The success that PONY had translated into 18,000 cars over its lifetime (1972-1983), which were produced by NAMCO. The low cost of operation and maintenance made it particularly popular, to the point of being exported to 14 countries of the world. NAMCO’s collaboration with Citroen led to the creation of the largest Citroen spare parts distribution, training and service center in the Balkans, under the umbrella of UNICO AE. In 1982, Citroen and Germany’s Inthelco came to an agreement on behalf of NAMCO. Thus began a new opening for the company in Canton, China with the production of the Greek RONY with Citroen drive-train (engine-chassis).

Today’s prospect of production of the Pony 5, a newer car with a 1,300cc engine with horsepower, encountered significant obstacles during the type approval process by the Anonyme Company of Industrial Research and Technology (EBETAM). The NAMCO factory is currently rebuilding old PONY models, which are basically aimed at collectors and a limited number of interested parties.

The promising Teokar of the Theocharaki family

The path of the Theocharakis family with the establishment of Teokar EPE in 1976, is another typical case in the field of Greek automobiles. The beginning took place at the company’s production facility at 268 Thivon Street, where Datsun Pick-Up truck boxcars were manufactured. This was followed in 1978 by the construction of a large industrial plant in Volos, with Teocar being converted from an LLC to a S.A. The object of the new unit was the assembly of Nissan cars. The fact that the factory was located in Volos, offered the company the advantage of handling spare parts from the port of the city, being at the same time a pan-European hub for exporting cars to European countries. The plant ceased operations in 1995, having managed to assemble around 170,000 cars such as the Sunny and Cherry passenger cars as well as Pick Up light trucks.

One of the reasons for the shutdown was the high cost of production in our country, while despite the initial calculations that the factory would export, this did not happen, with the result that the largest volume of produced cars is available in the small dynamic Greek market. In addition, during the two years 1991-1992, the sudden implementation of the measure of the withdrawal of old cars, did not leave room for the industry to plan its production accordingly to cover the increased demand, as a result of which it lost a fairly large share of sales, which ended to competitive brands that were imported from abroad.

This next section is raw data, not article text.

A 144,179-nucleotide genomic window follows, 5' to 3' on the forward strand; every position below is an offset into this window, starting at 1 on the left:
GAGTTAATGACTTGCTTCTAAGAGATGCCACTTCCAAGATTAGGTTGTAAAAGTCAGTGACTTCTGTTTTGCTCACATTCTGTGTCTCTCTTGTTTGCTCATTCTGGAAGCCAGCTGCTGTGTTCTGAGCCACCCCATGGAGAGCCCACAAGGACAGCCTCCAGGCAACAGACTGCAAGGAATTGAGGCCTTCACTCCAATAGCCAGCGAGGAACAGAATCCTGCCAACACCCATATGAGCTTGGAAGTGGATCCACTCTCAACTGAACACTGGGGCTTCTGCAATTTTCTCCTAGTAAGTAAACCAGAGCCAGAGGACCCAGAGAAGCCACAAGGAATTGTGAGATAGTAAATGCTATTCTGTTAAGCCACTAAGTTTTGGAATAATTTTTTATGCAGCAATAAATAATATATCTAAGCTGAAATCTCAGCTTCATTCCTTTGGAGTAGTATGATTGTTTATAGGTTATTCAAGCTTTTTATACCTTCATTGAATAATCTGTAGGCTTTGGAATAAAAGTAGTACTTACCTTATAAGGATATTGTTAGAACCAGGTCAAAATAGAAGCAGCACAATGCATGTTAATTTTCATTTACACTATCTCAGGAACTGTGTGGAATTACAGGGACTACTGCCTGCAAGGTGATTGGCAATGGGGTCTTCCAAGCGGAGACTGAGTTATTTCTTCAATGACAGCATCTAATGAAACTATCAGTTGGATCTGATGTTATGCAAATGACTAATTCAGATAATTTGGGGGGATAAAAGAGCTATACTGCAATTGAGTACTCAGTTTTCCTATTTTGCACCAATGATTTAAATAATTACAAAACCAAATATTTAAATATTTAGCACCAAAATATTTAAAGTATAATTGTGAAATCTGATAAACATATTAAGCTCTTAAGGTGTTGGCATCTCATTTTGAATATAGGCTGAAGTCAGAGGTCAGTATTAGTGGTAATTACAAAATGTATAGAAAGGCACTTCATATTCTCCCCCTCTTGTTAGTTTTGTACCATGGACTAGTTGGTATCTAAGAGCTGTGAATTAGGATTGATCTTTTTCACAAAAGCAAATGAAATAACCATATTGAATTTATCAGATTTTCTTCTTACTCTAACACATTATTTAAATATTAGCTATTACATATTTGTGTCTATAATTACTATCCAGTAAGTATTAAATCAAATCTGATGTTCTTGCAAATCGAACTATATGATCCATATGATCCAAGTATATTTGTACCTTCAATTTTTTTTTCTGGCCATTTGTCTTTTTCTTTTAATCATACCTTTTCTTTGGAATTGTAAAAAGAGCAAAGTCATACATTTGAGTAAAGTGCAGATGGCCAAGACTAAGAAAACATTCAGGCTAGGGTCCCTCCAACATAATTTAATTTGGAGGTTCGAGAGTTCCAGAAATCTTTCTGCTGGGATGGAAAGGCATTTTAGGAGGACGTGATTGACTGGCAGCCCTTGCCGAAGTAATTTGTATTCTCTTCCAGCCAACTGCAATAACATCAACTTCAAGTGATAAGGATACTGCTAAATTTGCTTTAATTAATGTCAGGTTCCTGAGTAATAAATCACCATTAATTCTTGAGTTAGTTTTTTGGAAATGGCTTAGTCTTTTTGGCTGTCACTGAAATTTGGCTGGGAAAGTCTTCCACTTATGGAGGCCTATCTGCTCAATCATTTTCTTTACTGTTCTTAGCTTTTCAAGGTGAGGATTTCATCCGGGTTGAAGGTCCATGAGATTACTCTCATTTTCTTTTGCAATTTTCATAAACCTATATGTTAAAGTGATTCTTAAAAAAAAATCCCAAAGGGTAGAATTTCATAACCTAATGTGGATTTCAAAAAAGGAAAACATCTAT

Porsche replica cars

Today in Katerini, Ilias Gaganelis, owner of the company Replicar Hellas, manufactures replicas of Porsche cars and is active in the export of these cars abroad. In this case, as he has mentioned in one of the interviews of the businessman’s son, Sokratis Gaganelis, commenting on his father’s effort, one of the biggest problems he faced was the issuance of a car registration license in Greece, a process that took ten years. On the contrary, according to him, the issuance of licenses in countries such as Switzerland, needed only one month.

Giorgos Galanakis, with origins in shipbuilding, manufactures Lamborghini replicas

Giorgos Galanakis is active in the shipping industry as a family, however his passion is the automotive sector. An engineer by profession, he manufactures Lamborghini replicas, which are exported, as is the case with Replicar Hellas.

Kostas Aivaliotis: The obstacles for the Greek car

According to the former member of parliament, Costas Aivaliotis, who has been heavily involved in the automotive sector and we contacted him, “in the case of Kerabou, the reason why he cannot receive a subsidy for his activity is because he is based in Attica” .

Referring to the main reasons that have not left a path for development in the Greek car, Mr. Aivaliotis refers to the example of the replacement of internal combustion engines by the professor of the Metsovio Polytechnic, Evangelos Christophorou, with electric engines. “On the occasion of this specific event, at some point I asked the former minister, Yiannis Kefalogiannis, to pass an amendment on the basis of which anyone who replaces gasoline engines with electric ones would be subsidized, which ultimately did not proceed. My assessment is that the sale of Greek cars comes in contrasted with the sale of imported cars by industries of international scope”.

According to him, the history of the certification goes back several years, at the time when Dimitris Reppas was Minister of Transport. “He himself, however, after my own pressure, issued a gazette, on which Greek manufacturers such as Kerambos relied, to be able to certify them. Until then, they had to take refuge in Munich, Switzerland, Austria or elsewhere.”

Source: Capital